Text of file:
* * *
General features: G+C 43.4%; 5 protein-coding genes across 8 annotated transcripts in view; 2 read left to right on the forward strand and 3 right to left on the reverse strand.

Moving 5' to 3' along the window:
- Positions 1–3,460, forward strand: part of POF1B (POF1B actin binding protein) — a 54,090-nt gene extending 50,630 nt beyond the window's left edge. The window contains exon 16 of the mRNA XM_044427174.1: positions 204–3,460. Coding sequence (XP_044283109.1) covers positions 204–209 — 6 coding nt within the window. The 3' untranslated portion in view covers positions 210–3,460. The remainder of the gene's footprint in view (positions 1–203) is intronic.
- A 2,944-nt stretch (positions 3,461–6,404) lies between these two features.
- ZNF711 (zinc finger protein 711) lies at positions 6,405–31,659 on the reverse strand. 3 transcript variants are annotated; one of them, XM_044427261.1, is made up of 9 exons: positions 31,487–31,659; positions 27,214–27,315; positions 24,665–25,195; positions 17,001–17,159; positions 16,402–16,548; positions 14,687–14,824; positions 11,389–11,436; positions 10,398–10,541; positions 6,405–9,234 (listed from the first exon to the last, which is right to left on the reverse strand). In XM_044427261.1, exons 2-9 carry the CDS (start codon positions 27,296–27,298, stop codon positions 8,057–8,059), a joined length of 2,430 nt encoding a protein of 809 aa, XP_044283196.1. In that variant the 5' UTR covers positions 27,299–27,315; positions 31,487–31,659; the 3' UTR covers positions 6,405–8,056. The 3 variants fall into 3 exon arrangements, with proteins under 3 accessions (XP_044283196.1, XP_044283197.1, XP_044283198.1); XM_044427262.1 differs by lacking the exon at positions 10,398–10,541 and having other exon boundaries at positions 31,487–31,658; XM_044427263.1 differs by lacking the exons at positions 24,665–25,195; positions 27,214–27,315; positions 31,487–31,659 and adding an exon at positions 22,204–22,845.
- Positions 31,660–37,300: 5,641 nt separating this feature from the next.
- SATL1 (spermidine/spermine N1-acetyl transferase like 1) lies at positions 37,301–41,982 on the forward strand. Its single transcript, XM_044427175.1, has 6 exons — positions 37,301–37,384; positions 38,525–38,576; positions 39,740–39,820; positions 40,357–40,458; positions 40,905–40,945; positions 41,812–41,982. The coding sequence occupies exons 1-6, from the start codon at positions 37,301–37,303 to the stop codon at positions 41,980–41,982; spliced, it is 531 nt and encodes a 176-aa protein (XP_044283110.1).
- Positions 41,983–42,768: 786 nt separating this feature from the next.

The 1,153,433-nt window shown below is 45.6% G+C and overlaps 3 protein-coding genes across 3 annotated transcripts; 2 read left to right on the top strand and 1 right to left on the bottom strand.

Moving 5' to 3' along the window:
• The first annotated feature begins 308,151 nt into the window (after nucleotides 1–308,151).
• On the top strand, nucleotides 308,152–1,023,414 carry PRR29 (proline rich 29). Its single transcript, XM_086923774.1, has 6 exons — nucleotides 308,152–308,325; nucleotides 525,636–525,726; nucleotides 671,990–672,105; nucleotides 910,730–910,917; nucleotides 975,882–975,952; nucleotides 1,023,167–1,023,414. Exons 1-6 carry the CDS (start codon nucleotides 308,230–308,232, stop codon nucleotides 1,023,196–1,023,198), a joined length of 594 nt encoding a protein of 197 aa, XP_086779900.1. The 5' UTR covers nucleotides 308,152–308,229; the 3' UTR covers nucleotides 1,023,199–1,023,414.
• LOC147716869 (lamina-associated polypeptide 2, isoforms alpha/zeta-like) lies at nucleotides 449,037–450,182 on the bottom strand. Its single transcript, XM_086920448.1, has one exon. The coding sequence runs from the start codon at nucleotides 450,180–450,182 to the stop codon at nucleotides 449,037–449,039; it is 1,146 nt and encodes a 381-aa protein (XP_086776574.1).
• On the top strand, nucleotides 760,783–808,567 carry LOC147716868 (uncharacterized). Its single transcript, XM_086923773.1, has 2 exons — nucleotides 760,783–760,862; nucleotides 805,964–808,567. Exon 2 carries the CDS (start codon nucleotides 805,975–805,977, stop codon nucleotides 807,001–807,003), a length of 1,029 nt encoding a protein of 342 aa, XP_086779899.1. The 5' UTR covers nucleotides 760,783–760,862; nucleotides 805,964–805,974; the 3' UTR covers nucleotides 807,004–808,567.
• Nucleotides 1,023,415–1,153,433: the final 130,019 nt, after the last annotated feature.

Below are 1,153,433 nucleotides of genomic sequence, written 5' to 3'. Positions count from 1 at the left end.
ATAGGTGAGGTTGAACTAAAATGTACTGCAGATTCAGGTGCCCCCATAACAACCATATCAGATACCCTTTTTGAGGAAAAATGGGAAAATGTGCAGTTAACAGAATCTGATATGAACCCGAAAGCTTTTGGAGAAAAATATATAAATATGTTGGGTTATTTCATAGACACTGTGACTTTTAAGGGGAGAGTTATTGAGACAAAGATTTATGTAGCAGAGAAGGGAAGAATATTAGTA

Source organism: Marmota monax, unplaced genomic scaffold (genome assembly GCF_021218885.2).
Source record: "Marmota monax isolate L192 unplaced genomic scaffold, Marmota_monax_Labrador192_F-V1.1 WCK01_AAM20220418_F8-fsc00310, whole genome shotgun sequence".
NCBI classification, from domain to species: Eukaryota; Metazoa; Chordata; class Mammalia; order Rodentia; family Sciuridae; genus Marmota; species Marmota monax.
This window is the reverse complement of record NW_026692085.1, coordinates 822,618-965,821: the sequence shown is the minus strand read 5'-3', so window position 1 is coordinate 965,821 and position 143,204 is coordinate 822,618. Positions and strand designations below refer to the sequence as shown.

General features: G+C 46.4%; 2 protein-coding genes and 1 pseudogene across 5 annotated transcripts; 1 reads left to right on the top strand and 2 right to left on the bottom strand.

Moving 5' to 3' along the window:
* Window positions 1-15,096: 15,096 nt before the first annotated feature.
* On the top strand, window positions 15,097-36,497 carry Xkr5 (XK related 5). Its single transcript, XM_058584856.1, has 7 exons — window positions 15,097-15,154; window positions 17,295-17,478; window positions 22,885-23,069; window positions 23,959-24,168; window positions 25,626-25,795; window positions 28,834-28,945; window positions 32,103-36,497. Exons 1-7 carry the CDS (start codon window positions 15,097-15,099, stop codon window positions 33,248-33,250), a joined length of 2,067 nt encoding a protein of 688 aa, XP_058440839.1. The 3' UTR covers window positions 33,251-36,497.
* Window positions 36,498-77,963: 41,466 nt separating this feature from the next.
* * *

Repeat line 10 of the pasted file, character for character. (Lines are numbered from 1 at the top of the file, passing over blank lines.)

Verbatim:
Moving 5' to 3' along the window: